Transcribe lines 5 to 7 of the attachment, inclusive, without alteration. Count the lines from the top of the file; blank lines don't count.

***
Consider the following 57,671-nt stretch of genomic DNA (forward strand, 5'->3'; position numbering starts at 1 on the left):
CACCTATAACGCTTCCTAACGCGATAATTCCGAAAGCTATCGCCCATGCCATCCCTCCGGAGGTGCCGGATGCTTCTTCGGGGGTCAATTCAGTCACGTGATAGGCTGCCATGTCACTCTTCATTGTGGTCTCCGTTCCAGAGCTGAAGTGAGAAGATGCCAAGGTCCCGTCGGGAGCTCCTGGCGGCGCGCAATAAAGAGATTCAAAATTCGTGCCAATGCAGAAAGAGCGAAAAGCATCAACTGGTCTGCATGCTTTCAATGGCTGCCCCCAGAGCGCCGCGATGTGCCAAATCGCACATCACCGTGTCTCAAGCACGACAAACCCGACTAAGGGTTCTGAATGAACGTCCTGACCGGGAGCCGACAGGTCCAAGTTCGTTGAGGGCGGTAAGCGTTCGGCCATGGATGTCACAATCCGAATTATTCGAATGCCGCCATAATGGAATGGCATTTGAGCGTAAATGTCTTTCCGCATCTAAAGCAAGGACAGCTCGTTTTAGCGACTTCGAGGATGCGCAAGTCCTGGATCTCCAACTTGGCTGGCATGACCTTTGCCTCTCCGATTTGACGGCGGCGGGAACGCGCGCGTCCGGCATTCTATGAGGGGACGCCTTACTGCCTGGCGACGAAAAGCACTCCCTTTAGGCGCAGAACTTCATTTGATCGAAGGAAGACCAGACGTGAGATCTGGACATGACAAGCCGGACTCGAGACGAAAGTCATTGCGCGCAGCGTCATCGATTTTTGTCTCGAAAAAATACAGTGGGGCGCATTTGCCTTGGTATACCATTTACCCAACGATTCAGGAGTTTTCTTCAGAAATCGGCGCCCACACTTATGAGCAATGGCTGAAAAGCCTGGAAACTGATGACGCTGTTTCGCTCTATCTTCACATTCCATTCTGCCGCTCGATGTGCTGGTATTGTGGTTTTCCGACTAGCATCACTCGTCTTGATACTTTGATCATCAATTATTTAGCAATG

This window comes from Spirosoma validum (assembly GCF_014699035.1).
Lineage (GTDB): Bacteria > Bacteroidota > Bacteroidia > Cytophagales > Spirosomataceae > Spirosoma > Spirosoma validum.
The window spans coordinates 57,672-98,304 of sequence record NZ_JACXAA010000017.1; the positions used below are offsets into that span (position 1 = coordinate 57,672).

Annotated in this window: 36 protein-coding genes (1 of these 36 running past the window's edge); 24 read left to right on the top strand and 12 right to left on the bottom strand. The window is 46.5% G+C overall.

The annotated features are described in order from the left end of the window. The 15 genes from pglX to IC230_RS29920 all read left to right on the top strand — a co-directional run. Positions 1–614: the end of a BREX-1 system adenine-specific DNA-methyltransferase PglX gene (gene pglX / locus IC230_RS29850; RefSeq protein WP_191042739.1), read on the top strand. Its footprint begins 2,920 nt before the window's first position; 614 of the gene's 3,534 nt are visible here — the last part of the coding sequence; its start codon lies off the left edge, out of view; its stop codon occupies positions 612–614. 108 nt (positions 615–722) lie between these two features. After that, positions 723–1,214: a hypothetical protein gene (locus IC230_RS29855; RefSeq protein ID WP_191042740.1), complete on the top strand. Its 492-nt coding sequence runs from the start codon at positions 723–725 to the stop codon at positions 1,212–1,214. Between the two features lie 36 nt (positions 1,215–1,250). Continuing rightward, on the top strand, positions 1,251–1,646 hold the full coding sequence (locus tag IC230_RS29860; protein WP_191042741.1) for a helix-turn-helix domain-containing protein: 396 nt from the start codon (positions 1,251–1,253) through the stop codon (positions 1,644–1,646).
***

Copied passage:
The window spans coordinates 57,672-98,304 of sequence record NZ_JACXAA010000017.1; the positions used below are offsets into that span (position 1 = coordinate 57,672).

Annotated in this window: 36 protein-coding genes (1 of these 36 running past the window's edge); 24 read left to right on the top strand and 12 right to left on the bottom strand. The window is 46.5% G+C overall.

The annotated features are described in order from the left end of the window. The 15 genes from pglX to IC230_RS29920 all read left to right on the top strand — a co-directional run. Positions 1–614: the end of a BREX-1 system adenine-specific DNA-methyltransferase PglX gene (gene pglX / locus IC230_RS29850; RefSeq protein WP_191042739.1), read on the top strand. Its footprint begins 2,920 nt before the window's first position; 614 of the gene's 3,534 nt are visible here — the last part of the coding sequence; its start codon lies off the left edge, out of view; its stop codon occupies positions 612–614. 108 nt (positions 615–722) lie between these two features. After that, positions 723–1,214: a hypothetical protein gene (locus IC230_RS29855; RefSeq protein ID WP_191042740.1), complete on the top strand. Its 492-nt coding sequence runs from the start codon at positions 723–725 to the stop codon at positions 1,212–1,214. Between the two features lie 36 nt (positions 1,215–1,250). Continuing rightward, on the top strand, positions 1,251–1,646 hold the full coding sequence (locus tag IC230_RS29860; protein WP_191042741.1) for a helix-turn-helix domain-containing protein: 396 nt from the start codon (positions 1,251–1,253) through the stop codon (positions 1,644–1,646).